NASA’s S-MODE mission launches its first deployment
After a successful test in May, a NASA campaign deploys planes, a research vessel, and several types of autonomous ocean robots to study small ocean eddies, eddies, and currents.
Using instruments at sea and in the sky, the Sub-Mesoscale Ocean Dynamics Experiment (S-MODE) team aims to understand the role that these ocean processes play in vertical transport, the movement of heat, nutrients, oxygen and carbon from the ocean surface. to the deeper ocean layers below. Additionally, scientists believe that these small-scale oceanic features play an important role in the exchange of heat and gas between air and sea. Understanding the dynamics of small-scale oceans will help scientists better understand how them. Earth’s oceans slow the impact of global warming and impact the Earth’s climate system.
On October 19, the National Science Foundation-owned research vessel Oceanus set sail for an area some 100 nautical miles off the coast of San Francisco, accompanied by a fleet of several types of research vehicles. autonomous navies. Over the next three weeks, two planes will also repeatedly fly overhead to collect measurements from above while the ship and autonomous vehicles will sample the ocean below. The eye-to-sky perspective of the aircraft will allow the team to monitor much of the ocean at once, as well as direct the research vessel and autonomous ocean vehicles through the water to move toward areas of interest.
“The overall goal is to understand vertical transport in the ocean and the relationship between remote sensing measurements and in situ, or ‘wet’ measurements,” said Dragana Perkovic-Martin, radar systems engineer at the Jet Propulsion Laboratory of NASA in Southern California.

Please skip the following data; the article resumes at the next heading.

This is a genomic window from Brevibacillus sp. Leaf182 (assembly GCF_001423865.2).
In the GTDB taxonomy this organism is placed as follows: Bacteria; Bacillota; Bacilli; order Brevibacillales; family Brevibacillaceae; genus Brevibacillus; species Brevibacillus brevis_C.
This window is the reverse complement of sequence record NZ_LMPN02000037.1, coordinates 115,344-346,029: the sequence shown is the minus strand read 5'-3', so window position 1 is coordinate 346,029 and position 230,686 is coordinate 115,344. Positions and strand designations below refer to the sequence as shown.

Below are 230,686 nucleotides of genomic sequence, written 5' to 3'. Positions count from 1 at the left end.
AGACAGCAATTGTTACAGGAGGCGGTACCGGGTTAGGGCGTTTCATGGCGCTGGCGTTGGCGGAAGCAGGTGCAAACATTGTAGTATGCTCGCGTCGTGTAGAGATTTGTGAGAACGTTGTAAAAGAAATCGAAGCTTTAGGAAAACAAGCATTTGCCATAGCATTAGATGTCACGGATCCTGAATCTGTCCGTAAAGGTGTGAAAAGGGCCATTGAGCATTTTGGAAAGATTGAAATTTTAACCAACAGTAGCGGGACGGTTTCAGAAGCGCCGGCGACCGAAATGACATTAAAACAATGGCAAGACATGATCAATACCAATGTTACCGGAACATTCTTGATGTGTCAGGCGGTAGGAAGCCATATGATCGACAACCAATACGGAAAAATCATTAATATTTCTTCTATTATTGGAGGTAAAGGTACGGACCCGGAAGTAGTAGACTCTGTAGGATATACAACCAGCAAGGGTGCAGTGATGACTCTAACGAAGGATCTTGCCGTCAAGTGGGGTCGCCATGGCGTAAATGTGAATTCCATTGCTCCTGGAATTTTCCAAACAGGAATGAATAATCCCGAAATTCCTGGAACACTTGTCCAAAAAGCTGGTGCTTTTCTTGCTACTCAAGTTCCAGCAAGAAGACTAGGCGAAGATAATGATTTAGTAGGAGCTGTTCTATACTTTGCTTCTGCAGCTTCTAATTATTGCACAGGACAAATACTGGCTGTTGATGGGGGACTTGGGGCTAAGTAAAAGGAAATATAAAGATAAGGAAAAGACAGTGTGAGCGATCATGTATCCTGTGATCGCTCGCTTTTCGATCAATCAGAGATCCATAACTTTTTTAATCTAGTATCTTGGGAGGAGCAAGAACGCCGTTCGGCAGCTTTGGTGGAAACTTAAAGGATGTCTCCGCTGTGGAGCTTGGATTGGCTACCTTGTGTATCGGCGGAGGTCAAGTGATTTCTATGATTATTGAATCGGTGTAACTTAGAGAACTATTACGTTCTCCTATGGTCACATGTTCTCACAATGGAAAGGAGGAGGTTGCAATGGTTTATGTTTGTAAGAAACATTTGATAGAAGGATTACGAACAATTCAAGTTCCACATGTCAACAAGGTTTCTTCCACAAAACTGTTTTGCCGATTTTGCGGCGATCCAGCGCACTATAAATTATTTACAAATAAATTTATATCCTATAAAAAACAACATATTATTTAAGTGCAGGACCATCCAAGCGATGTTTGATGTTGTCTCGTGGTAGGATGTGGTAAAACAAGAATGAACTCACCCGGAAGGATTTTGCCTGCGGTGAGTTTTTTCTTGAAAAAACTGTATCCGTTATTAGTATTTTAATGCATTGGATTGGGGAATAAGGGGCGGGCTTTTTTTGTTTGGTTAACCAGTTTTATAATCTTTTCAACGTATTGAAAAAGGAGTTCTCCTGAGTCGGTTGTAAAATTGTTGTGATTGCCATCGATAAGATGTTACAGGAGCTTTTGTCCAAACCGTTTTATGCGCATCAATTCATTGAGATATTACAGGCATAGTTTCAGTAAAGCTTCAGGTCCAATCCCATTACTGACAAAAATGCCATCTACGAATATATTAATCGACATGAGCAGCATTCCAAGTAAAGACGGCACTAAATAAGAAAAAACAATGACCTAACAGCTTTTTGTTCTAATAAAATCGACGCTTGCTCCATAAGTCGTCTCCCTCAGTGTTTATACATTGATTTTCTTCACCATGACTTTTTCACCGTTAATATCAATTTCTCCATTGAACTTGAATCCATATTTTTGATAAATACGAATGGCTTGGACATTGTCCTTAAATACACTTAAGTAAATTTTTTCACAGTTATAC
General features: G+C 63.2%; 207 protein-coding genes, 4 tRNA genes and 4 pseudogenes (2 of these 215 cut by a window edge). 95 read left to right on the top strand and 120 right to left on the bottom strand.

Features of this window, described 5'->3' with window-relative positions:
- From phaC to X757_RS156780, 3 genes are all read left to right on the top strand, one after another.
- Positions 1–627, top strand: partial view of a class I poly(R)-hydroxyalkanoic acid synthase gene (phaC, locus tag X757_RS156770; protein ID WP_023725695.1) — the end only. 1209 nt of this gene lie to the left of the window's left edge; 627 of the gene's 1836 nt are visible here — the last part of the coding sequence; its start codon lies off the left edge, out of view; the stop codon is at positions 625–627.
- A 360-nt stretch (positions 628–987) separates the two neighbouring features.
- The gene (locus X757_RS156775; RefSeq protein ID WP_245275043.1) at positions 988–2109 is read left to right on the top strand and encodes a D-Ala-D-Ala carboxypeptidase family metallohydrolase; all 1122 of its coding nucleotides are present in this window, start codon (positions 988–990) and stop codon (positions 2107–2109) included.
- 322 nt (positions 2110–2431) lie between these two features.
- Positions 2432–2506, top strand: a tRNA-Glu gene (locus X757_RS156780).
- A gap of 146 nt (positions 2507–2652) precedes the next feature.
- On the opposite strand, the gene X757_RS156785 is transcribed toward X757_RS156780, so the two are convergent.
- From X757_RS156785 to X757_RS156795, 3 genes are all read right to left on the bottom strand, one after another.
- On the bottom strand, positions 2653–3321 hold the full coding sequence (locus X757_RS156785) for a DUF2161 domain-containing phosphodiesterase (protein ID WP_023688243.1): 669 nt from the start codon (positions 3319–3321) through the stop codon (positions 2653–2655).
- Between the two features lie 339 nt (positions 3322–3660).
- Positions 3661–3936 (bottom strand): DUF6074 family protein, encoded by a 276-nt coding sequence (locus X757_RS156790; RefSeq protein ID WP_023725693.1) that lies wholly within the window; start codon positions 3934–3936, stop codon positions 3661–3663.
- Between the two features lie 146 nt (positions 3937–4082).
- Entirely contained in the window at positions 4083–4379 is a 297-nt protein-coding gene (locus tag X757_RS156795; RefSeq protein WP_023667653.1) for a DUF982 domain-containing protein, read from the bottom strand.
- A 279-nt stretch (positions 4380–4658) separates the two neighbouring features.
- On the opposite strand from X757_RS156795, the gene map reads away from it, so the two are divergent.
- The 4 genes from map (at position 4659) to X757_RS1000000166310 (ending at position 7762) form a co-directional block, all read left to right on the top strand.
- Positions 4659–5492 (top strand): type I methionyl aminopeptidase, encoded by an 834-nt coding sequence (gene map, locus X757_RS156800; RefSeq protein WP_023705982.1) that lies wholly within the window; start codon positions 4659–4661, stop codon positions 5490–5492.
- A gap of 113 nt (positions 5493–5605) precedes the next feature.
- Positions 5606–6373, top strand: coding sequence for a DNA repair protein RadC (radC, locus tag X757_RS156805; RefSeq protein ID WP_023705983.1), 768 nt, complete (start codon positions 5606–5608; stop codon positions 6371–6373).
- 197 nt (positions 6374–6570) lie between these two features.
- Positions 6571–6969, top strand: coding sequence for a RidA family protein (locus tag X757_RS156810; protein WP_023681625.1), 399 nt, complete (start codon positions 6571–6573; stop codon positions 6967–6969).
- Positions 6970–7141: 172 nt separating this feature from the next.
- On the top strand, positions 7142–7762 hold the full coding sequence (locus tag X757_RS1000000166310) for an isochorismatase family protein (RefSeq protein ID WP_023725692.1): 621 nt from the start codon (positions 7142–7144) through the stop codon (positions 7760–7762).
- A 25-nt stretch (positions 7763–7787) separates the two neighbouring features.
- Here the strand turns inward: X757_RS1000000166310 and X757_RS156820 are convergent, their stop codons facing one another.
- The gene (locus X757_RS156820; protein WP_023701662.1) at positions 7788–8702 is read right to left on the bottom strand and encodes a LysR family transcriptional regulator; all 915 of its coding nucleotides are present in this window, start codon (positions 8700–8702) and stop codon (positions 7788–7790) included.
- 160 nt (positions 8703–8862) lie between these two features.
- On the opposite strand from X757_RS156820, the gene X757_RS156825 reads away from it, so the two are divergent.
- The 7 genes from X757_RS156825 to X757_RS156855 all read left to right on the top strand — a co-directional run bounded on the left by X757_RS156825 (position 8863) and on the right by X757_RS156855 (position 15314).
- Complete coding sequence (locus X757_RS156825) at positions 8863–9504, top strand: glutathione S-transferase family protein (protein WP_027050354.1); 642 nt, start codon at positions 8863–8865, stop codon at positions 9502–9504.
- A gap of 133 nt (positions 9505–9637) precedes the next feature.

Aerial views of the ocean surface
From its vantage point 28,000 feet in the air aboard NASA’s Armstrong King Air B200, the DopplerScatt instrument bounces radar signals off the ocean to provide information on surface winds and currents . The MASS instrument aboard the DHC6 Twin Otter aircraft flies under the clouds to observe how surface waves move and break. It collects measurements with a complex suite of laser and imaging devices, which allow the team to infer ocean currents from those measurements.
“The aircraft’s instruments provide spatial observations but cannot penetrate the ocean surface, while the autonomous vehicles and the ship provide in situ data which will give profiles of the ocean,” said Luc Lenain , oceanographer at the Scripps Institution of Oceanography at the University of California, San Diego. Used together, this data shows what is happening on an area of the ocean surface and in the depths below.
All aboard the R / V Oceanus
While the aircraft collects data on wind, currents and ocean properties from the sky, the ship will take similar measurements from the ocean surface. “Since observations of ocean currents from aircraft are relatively new, we want to know how they relate to our traditional methods of studying the ocean,” said Andrey Shcherbina, oceanographer at the Applied Physics Laboratory at the University of Washington. and chief scientist. on the R / V Oceanus.
The ship will also serve as a launch point for a small fleet of several types of autonomous ocean vehicles. The Four Wave Gliders – essentially surfboards with a suite of science instruments on board – will rise and fall to the surface to propel themselves around the study area. Several Saildrones will depart from San Francisco Bay to join the fleet collecting data at the study site. Saildrones and Wave Gliders will measure a wide range of factors such as ocean currents, wind speed and direction, air and water temperature, salinity, dissolved oxygen and chlorophyll content .
Two types of trackers will float freely in the water, providing information about where and how currents move and interact. Dinghies stay on the surface, while Lagrangian floats follow underwater ocean currents in three dimensions.
With all of these instruments working in coordination with each other, with the ship, and with the aircraft, the team hopes to capture ocean currents and rapidly changing properties in the study area. “Our best bet is to have a lot of instruments sampling this little patch of ocean so that we have a full, multifaceted view,” Shcherbina said. From this data, the team hopes to learn more about small-scale ocean movements and how these movements can move heat, nutrients and gases in the ocean and between air and sea.
NASA’s S-MODE soars through the air and over the sea to study ocean eddies
Quote: Instruments in the sea and the sky: NASA’s S-MODE mission launches 1st deployment (2021, October 27) retrieved October 27, 2021 from https://phys.org/news/2021-10-instruments-sea -sky-nasa- s-mode.html
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